Retrieved July 13, 2018, from http://www.stubbymovie.com/#history

  • Book - Klimo, K. (2015). Dog Diaries: Vol. 7. Stubby. New York, NY: Random House Children's


  • PowerPoint - Huneycutt, C. (n.d.). Animals of the Great War. Kansas City, KS: The National    

                   World War I Museum and Memorial.

·         Song - Callinan, T. (2018). Sergeant Stubby Song [CD]. https://sergeantstubbysalutes.org/ear-    
·         Movie Trailer - Sgt. Stubby: An American Hero [Video file]. (2018). Retrieved from  
·         Map - History Gal. (n.d.). World War I Map Activity (1914 and 1918 Europe Maps). Retrieved July 
                19, 2018, from Teachers Pay Teachers website:    

Primary materials (book, article, video documentary, etc.) needed:
·         Harris & Ewig. (1921, May 13). Miss Louise Johnson & Stubby in animal parade [Photograph]. 
     Retrieved from http://www.loc.gov/pictures/item/2016886019/ 
·         National Museum of American History. (n.d.). Stubby [Photograph]. Retrieved from 
http://amhistory.si.edu/militaryhistory/collection/object.asp?ID=15&ImageID=613&printable=0&b     ack=0 
·         Edward C. Morse's Purple Heart [Photograph]. (n.d.). Retrieved from http://amhistory.si.edu/ 
·         Golden, K. (2011, May 23). Stubby: Dog, Hoya mascot, and war hero. Retrieved July 18, 2018,    
           from http://americanhistory.si.edu/blog/2011/05/stubby-dog-hoya-mascot-and-war-hero.html 

Technology Required:

Materials Needed:

  • Book - Why Did Sergeant Stubby Go to War?
  • Document camera
  • Smartboard
  • Speakers
  • Primary and secondary sources (see below)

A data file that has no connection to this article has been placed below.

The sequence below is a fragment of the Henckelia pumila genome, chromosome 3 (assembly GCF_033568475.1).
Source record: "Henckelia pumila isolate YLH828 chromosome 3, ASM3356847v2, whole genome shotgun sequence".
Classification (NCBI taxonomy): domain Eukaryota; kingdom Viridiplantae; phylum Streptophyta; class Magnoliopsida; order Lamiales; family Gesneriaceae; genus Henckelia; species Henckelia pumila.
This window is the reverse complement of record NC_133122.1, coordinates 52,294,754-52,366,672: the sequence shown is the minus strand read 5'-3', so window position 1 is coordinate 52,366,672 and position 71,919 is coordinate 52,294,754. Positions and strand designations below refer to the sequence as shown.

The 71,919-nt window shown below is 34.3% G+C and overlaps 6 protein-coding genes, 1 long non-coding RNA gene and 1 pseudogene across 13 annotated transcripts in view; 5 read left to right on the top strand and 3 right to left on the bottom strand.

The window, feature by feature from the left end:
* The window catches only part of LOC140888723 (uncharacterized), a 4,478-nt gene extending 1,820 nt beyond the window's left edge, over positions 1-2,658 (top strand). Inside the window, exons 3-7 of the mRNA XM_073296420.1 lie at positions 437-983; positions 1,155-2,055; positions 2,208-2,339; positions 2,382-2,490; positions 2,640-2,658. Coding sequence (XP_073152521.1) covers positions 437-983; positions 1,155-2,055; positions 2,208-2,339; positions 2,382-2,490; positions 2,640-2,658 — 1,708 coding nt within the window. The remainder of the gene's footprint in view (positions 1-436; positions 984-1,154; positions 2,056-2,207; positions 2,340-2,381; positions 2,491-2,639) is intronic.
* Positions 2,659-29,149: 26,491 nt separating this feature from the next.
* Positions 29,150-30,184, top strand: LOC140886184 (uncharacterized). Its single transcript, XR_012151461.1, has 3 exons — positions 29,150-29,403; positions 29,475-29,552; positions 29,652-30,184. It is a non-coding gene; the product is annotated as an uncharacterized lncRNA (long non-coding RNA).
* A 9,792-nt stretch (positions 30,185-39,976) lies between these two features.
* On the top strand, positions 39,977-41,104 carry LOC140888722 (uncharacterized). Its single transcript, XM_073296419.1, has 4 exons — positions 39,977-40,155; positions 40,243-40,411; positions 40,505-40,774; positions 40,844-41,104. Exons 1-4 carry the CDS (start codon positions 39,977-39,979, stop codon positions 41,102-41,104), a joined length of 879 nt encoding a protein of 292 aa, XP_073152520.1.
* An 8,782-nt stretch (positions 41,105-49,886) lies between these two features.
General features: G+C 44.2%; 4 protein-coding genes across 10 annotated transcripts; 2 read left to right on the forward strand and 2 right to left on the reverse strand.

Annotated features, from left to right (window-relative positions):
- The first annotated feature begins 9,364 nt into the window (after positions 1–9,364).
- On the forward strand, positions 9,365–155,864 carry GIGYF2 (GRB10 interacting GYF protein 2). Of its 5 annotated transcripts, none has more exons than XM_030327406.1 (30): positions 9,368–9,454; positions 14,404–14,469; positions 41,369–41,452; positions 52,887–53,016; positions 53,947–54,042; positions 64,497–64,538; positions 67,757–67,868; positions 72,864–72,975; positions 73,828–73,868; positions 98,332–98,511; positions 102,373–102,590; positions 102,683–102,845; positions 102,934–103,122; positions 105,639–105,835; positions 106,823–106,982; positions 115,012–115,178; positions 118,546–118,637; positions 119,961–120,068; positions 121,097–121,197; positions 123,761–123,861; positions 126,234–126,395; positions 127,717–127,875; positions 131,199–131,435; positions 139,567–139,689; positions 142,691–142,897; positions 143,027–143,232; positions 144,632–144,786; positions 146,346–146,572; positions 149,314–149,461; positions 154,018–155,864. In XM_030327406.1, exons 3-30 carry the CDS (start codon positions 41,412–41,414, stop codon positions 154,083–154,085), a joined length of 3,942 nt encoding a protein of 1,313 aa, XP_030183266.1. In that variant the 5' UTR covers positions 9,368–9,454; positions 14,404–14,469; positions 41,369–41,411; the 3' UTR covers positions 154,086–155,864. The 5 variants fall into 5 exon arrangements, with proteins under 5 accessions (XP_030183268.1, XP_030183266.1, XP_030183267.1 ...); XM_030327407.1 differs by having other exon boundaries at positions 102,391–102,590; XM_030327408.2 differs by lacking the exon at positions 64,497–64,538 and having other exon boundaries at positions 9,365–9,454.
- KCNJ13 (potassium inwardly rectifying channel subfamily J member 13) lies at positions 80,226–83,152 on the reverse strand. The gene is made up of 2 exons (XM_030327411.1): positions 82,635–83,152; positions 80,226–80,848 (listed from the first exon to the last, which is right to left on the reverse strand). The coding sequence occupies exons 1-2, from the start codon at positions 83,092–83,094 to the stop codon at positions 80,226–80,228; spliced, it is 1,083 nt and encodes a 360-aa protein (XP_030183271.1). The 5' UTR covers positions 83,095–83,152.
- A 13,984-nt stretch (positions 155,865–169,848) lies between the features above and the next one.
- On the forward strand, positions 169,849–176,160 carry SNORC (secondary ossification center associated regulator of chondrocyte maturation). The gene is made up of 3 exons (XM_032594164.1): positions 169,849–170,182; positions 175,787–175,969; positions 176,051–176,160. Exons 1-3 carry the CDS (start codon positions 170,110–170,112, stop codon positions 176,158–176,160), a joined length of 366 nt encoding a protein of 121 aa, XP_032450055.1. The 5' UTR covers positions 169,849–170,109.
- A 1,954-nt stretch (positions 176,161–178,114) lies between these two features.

• Magnifying glasses
  • Crayons
  • Scissors
  • Glue sticks
  • Copies of activities (see below)
  • Felt, ribbons, decorative items like stars and buttons
  • Laminated photos of wartime animals
  • Lined paper for letter writing
  • Pencils
  • Post-It notes
  • String
  • Variety of wartime animal books for primary grades
  • Brown paper lunch bags

Full description of activity or assignment.
  • Whole Group Instruction - teacher led
  • Think Pair Share - small student groups
  • Centers - small student groups

-       Paper Bag Stubby Puppet

-       Stubby Mask

-       Write a letter to Stubby using Fun Fact sheet

-       Origami Stubby

-       Stubby coloring sheets/color a military medal

-       Make a military medal craftivity

-       Quiet reading center - wartime animal books

-       Enrichment - color a WWI map of Europe

-       Think Like a Historian - analyzing photographs of wartime animals

Materials for this lesson

Full explanation of the assessment method and/or scoring guide:

I used a formative assessment.


  • Pre-assessment - ask students to write down three different types of animals or pets that were helpful during wartime.  Give students a pencil and Post-It note.  Students who need assistance writing can work with a neighbor.  Differentiate as needed.
  • Post-assessment - have students draw a picture of an animal or pet that were helpful during wartime and write two sentences about it.  For students who need help writing, they can draw a picture and have a student scribe for them, or just draw a picture.  Differentiate as needed.

 Materials for this lesson